Well, there's your problem. You thought that Scala is something that it isn't, like a "better Java". If you approached it like that, without delving in its FP capabilities that Java 8, Kotlin, Ceylon, Groovy cannot match (or whatever "better Java" is the fad du jour), then of course it was a bad experience.
Next time you'll have some time to burn, start here: http://www.manning.com/bjarnason/
Becoming professional, and gaining experience has given insight in helping to choose stack in respect to matureness, stability, tool support, documentation etc. It's not that you cannot write Scala code for production and be happy about it. But I rather not. Writing fast is only one part of it. IntelliJ supports the whole aspect of development cycle, and it's good to hear Scala plugin is catching up. Just my opinion.
Interesting choice of languages. Out of that list, only Haskell is suitable for the argument you're trying to make.
Is that SML or Ocaml? If that's SML, well it's a really poor choice. And what makes you think Clojure is better for functional programming? I'm not arguing that it isn't, it's just interesting seeing it in a list of what are supposed to be better choices for FP. Because in my opinion, Clojure is just as dirty as Scala or maybe even more so. And it's also a Lisp and the styles and patterns used tend to be different in Lisps, than what you do in Haskell or Scala.
That book I linked is not about Scala, but about FP and just happens to use Scala as the language. It's a good book. If you preordered it, it would be a waste to not read it.
I'm playing with Haskell as well. Cool language, the ecosystem does suck a little.
That said, it is improving and closing the gap rapidly.
The only area where I have ongoing issues with my IDE (Scala IDE) is with the play template plugin, can really wreak havoc in both template and controller layers with spurious errors that break mouse-hover type inference click-through-to-type functionality. Even here there's been a ton of improvement, 2 years ago in the template layer there was no semantic highlighting, no indication of _valid_ errors, and stack trace error lines pointed to lines in the generated template, not the .scala.html source file, fun times o_O
Recently switched to XML literals in place of Play's @ templates, not surprisingly the above issue has disappeared, and am now left with a fully functional IDE, code completion, refactoring, and the all the rest, pretty thrilled about the IDE story in Scala to be honest.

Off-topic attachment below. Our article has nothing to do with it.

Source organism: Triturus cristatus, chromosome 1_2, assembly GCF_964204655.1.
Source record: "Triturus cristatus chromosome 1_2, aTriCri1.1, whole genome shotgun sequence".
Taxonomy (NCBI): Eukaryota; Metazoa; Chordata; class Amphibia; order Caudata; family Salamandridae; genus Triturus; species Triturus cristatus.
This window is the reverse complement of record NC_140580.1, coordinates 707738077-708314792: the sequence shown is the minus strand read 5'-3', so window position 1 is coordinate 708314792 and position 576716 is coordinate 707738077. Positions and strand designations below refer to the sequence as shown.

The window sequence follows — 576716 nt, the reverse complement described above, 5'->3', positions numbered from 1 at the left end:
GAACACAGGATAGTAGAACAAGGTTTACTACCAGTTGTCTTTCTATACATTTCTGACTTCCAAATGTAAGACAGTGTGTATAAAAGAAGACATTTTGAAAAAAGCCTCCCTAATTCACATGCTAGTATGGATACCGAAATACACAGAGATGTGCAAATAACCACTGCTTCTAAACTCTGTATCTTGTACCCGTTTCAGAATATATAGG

Because many rather stay in 1970 era of PDP11 command line and text editors and never experienced with the 1960 ideas implemented in Xerox PARC 1970 languages and 1980 GUI environments.
I'd really much rather get both, I want AST editors in the spirit of paredit.
A plain text editor cannot reproduce the live code experience from such environments.
(I don't think Scala's a thousand-year language, but I think Kotlin drops too much of what makes it good; I'd look to the likes of Ermine as a potential future replacement. But more to the point, Scala is production-ready today - I know because I use it in production)
Otherwise, Java 8 is not a game changer for the simple fact that the enterprise moves at a snail's pace in terms of adoption. Teams with the flexibility to switch from pre-Java 8 to Java 8 will likely also have the freedom to choose an alternate JVM language, or perhaps even Haskell if they're not tied to the JVM.
I actually favor Clojure to Scala as a matter of personal choice, but Java has lots of valid use cases dealing with tooling and compatibility to existing systems.
Deploying is another matter, full builds lag far behind Java, something that will not be changing anytime soon, scalac is doing a ton of work under the hood.
Don't assume because Pizza's purpose was to get generics into Java then Scala's purpose is to get lambdas into Java. Scala's purpose could've been to lead Java developers onto Haskell by providing a stepping stone at the halfway point. And of course purposes can change: Scala's aim may now be just to make as much money as possible for Typesafe's owners. It wouldn't be the first programming language to have been repurposed in that direction.
Personally, I think Scala is a decent research language for testing out language features, but it is not a right fit for adoption in large organizations. Obviously, others will disagree, but that's not the point.
The point is that some organizations and developers want to use cutting edge languages, and the majority are more conservative. Neither of them is "right", and both are necessary. Early adopters show the way by trying new things sometimes successfully and sometimes less so, and without them we'll be stuck in our old ways. But if everyone were an early adopter, the industry would frantically jump from one language to another, re-inventing libraries and not getting much actual work done.